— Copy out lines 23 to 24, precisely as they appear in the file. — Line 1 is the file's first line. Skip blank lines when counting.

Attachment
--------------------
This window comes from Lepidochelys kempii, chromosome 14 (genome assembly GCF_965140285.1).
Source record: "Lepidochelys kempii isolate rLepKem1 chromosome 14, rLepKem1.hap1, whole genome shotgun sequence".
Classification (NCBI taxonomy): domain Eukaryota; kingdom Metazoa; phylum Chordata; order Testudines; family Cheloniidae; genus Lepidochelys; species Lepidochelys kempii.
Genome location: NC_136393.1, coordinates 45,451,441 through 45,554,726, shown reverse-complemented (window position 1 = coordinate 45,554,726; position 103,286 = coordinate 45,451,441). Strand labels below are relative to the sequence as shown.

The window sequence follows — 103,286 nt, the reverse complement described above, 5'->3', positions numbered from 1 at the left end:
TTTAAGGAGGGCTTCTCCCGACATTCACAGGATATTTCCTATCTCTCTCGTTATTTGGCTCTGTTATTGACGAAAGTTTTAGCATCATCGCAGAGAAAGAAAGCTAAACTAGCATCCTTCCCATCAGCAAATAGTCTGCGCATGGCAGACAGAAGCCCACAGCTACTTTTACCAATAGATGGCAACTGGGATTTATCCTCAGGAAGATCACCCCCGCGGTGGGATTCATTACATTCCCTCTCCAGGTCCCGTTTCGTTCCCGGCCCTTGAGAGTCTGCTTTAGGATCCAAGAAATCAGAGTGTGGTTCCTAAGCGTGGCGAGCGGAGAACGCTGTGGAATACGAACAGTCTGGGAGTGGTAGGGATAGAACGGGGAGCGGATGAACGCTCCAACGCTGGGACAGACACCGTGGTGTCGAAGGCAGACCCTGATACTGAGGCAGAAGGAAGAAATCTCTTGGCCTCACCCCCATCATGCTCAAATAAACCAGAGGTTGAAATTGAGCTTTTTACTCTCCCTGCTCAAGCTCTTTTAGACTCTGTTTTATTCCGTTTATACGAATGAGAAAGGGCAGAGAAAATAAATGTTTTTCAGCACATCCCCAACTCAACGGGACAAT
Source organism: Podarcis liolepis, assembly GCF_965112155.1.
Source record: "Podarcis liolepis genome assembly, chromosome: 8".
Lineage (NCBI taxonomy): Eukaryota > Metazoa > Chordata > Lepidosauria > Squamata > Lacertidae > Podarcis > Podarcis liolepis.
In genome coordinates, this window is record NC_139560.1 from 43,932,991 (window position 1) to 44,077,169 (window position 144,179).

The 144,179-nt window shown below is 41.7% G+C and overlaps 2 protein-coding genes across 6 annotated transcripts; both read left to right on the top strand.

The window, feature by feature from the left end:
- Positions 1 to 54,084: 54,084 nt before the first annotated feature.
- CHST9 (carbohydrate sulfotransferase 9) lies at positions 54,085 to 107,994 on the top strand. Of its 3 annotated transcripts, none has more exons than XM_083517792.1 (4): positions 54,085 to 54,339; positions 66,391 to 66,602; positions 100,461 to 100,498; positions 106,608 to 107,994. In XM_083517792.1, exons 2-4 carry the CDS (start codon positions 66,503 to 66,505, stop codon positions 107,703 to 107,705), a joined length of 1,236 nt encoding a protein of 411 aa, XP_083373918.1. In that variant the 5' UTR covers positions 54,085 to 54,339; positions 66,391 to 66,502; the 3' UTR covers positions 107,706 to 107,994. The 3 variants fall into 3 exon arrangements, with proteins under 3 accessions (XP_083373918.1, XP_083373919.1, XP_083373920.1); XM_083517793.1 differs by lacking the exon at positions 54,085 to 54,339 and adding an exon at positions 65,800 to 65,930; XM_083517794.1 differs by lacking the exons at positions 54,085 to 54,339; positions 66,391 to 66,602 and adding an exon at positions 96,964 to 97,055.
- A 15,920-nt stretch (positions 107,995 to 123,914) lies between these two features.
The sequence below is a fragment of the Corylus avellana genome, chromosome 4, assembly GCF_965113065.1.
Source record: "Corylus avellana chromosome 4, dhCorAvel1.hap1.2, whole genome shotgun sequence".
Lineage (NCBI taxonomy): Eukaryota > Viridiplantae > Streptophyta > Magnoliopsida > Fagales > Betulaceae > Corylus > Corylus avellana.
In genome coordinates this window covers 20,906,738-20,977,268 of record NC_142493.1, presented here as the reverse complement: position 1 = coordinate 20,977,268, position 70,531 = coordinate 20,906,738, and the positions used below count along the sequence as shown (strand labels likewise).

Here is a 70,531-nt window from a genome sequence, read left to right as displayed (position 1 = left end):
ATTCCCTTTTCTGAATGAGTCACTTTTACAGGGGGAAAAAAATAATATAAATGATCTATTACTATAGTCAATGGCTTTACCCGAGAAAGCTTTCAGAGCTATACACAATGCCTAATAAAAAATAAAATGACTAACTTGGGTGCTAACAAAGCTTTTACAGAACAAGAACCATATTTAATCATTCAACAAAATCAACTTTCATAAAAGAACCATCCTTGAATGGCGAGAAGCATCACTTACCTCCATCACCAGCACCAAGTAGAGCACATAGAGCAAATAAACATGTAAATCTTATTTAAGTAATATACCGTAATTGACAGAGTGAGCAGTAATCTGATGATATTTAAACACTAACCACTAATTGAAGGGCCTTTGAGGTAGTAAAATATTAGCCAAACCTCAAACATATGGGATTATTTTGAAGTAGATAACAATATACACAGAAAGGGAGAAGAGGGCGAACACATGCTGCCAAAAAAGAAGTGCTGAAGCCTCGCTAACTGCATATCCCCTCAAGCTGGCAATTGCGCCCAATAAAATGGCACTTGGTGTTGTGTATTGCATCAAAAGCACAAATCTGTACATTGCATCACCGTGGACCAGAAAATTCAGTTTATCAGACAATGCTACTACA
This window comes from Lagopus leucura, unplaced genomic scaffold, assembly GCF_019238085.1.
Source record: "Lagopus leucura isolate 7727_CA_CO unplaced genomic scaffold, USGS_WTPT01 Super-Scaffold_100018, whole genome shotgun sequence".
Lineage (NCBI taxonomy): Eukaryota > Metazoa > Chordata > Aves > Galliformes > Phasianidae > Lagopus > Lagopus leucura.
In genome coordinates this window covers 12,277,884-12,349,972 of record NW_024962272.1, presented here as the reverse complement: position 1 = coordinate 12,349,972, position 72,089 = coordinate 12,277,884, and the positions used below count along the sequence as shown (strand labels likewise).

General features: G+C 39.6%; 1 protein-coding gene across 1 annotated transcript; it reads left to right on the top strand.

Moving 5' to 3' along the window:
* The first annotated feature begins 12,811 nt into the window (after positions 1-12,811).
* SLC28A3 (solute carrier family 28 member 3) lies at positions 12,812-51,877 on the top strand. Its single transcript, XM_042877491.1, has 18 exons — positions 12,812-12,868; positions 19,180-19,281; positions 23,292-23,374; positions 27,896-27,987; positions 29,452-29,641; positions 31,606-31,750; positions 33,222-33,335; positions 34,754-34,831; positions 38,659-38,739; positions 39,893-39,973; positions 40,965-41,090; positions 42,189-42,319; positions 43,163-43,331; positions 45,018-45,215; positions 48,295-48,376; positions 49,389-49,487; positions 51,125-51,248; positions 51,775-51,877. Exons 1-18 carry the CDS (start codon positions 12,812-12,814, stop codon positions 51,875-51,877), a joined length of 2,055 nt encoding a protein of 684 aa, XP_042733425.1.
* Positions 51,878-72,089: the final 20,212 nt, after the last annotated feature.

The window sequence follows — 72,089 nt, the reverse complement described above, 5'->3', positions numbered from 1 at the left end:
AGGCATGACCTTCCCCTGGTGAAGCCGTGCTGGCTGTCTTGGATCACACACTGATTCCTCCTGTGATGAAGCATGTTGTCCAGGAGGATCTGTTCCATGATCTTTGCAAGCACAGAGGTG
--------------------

Source record: "Lagopus leucura isolate 7727_CA_CO unplaced genomic scaffold, USGS_WTPT01 Super-Scaffold_100018, whole genome shotgun sequence".
Lineage (NCBI taxonomy): Eukaryota > Metazoa > Chordata > Aves > Galliformes > Phasianidae > Lagopus > Lagopus leucura.